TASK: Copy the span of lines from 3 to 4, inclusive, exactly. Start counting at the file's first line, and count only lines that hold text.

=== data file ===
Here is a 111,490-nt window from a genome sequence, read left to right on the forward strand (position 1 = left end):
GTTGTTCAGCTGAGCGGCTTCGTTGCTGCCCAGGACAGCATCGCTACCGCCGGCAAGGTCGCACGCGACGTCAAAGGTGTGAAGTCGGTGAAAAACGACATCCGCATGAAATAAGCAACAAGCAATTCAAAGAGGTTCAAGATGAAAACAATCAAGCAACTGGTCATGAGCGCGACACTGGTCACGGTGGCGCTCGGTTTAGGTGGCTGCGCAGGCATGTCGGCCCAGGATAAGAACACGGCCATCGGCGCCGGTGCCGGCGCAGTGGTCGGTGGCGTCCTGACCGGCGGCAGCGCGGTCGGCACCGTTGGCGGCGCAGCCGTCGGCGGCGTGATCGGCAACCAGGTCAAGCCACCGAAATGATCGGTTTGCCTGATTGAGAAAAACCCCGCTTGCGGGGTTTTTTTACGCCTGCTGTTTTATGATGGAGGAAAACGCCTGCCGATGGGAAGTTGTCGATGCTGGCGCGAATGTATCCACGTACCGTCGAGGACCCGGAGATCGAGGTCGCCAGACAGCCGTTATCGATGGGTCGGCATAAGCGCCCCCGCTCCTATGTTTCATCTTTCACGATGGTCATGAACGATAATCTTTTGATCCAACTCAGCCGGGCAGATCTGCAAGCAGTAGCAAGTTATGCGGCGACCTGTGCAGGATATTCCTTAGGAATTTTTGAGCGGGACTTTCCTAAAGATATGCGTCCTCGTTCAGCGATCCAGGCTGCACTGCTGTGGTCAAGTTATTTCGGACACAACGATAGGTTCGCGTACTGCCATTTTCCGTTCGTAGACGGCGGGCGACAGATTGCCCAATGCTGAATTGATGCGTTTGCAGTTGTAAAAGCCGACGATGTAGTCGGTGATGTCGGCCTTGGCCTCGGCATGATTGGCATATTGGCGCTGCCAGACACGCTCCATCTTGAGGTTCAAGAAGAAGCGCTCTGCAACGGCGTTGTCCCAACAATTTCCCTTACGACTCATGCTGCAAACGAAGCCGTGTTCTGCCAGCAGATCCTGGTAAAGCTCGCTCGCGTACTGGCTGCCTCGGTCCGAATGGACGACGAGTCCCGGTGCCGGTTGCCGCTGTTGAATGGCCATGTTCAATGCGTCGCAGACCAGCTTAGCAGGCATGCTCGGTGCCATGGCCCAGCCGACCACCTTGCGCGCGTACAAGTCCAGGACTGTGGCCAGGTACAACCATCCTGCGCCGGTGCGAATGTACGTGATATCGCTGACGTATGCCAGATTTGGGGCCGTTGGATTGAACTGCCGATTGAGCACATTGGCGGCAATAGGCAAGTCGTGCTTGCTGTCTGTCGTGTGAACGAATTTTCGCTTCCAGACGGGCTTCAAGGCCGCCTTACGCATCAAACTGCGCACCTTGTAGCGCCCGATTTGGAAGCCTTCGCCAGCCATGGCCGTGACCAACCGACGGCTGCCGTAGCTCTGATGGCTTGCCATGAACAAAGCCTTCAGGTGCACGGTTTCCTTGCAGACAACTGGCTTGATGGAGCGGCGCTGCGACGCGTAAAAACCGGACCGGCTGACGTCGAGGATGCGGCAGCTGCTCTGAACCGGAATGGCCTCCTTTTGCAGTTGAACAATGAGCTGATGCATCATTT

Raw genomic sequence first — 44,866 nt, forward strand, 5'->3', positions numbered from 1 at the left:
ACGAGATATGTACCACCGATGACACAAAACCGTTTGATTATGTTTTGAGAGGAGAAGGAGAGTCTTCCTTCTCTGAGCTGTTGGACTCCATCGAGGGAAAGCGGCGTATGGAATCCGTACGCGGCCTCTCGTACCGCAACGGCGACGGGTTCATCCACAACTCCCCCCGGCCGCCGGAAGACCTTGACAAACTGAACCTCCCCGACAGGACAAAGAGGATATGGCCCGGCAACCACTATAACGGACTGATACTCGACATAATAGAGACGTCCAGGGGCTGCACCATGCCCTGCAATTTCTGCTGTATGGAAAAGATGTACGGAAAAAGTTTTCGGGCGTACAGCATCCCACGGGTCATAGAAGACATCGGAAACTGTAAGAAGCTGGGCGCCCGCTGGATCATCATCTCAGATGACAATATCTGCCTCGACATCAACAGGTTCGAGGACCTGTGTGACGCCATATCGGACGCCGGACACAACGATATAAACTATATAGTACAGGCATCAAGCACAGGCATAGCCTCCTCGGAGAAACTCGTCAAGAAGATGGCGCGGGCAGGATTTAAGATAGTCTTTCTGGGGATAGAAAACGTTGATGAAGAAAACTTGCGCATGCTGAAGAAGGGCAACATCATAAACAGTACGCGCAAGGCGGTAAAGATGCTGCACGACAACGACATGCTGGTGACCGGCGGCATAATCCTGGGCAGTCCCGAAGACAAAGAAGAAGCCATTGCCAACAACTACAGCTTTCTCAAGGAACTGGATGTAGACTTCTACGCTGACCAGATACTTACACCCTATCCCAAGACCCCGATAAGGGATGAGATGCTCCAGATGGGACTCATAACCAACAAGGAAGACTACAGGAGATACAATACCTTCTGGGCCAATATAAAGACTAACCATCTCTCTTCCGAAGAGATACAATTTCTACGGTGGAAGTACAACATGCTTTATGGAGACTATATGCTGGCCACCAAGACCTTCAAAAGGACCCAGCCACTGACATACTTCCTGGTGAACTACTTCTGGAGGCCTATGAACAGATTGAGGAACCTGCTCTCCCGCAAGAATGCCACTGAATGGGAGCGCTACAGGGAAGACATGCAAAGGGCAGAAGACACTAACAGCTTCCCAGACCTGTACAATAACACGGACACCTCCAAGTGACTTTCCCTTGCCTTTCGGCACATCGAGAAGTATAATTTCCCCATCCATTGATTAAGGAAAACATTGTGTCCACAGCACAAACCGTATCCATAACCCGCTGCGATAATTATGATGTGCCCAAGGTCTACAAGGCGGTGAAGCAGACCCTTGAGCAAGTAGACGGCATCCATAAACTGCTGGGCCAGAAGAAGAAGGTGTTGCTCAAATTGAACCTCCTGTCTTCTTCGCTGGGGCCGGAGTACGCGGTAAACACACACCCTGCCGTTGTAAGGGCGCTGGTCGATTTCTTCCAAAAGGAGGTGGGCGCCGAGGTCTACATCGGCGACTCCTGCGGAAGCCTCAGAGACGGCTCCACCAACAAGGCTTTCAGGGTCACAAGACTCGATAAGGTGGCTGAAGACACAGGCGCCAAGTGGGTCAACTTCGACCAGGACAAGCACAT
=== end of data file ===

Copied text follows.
Raw genomic sequence first — 44,866 nt, forward strand, 5'->3', positions numbered from 1 at the left:
ACGAGATATGTACCACCGATGACACAAAACCGTTTGATTATGTTTTGAGAGGAGAAGGAGAGTCTTCCTTCTCTGAGCTGTTGGACTCCATCGAGGGAAAGCGGCGTATGGAATCCGTACGCGGCCTCTCGTACCGCAACGGCGACGGGTTCATCCACAACTCCCCCCGGCCGCCGGAAGACCTTGACAAACTGAACCTCCCCGACAGGACAAAGAGGATATGGCCCGGCAACCACTATAACGGACTGATACTCGACATAATAGAGACGTCCAGGGGCTGCACCATGCCCTGCAATTTCTGCTGTATGGAAAAGATGTACGGAAAAAGTTTTCGGGCGTACAGCATCCCACGGGTCATAGAAGACATCGGAAACTGTAAGAAGCTGGGCGCCCGCTGGATCATCATCTCAGATGACAATATCTGCCTCGACATCAACAGGTTCGAGGACCTGTGTGACGCCATATCGGACGCCGGACACAACGATATAAACTATATAGTACAGGCATCAAGCACAGGCATAGCCTCCTCGGAGAAACTCGTCAAGAAGATGGCGCGGGCAGGATTTAAGATAGTCTTTCTGGGGATAGAAAACGTTGATGAAGAAAACTTGCGCATGCTGAAGAAGGGCAACATCATAAACAGTACGCGCAAGGCGGTAAAGATGCTGCACGACAACGACATGCTGGTGACCGGCGGCATAATCCTGGGCAGTCCCGAAGACAAAGAAGAAGCCATTGCCAACAACTACAGCTTTCTCAAGGAACTGGATGTAGACTTCTACGCTGACCAGATACTTACACCCTATCCCAAGACCCCGATAAGGGATGAGATGCTCCAGATGGGACTCATAACCAACAAGGAAGACTACAGGAGATACAATACCTTCTGGGCCAATATAAAGACTAACCATCTCTCTTCCGAAGAGATACAATTTCTACGGTGGAAGTACAACATGCTTTATGGAGACTATATGCTGGCCACCAAGACCTTCAAAAGGACCCAGCCACTGACATACTTCCTGGTGAACTACTTCTGGAGGCCTATGAACAGATTGAGGAACCTGCTCTCCCGCAAGAATGCCACTGAATGGGAGCGCTACAGGGAAGACATGCAAAGGGCAGAAGACACTAACAGCTTCCCAGACCTGTACAATAACACGGACACCTCCAAGTGACTTTCCCTTGCCTTTCGGCACATCGAGAAGTATAATTTCCCCATCCATTGATTAAGGAAAACATTGTGTCCACAGCACAAACCGTATCCATAACCCGCTGCGATAATTATGATGTGCCCAAGGTCTACAAGGCGGTGAAGCAGACCCTTGAGCAAGTAGACGGCATCCATAAACTGCTGGGCCAGAAGAAGAAGGTGTTGCTCAAATTGAACCTCCTGTCTTCTTCGCTGGGGCCGGAGTACGCGGTAAACACACACCCTGCCGTTGTAAGGGCGCTGGTCGATTTCTTCCAAAAGGAGGTGGGCGCCGAGGTCTACATCGGCGACTCCTGCGGAAGCCTCAGAGACGGCTCCACCAACAAGGCTTTCAGGGTCACAAGACTCGATAAGGTGGCTGAAGACACAGGCGCCAAGTGGGTCAACTTCGACCAGGACAAGCACAT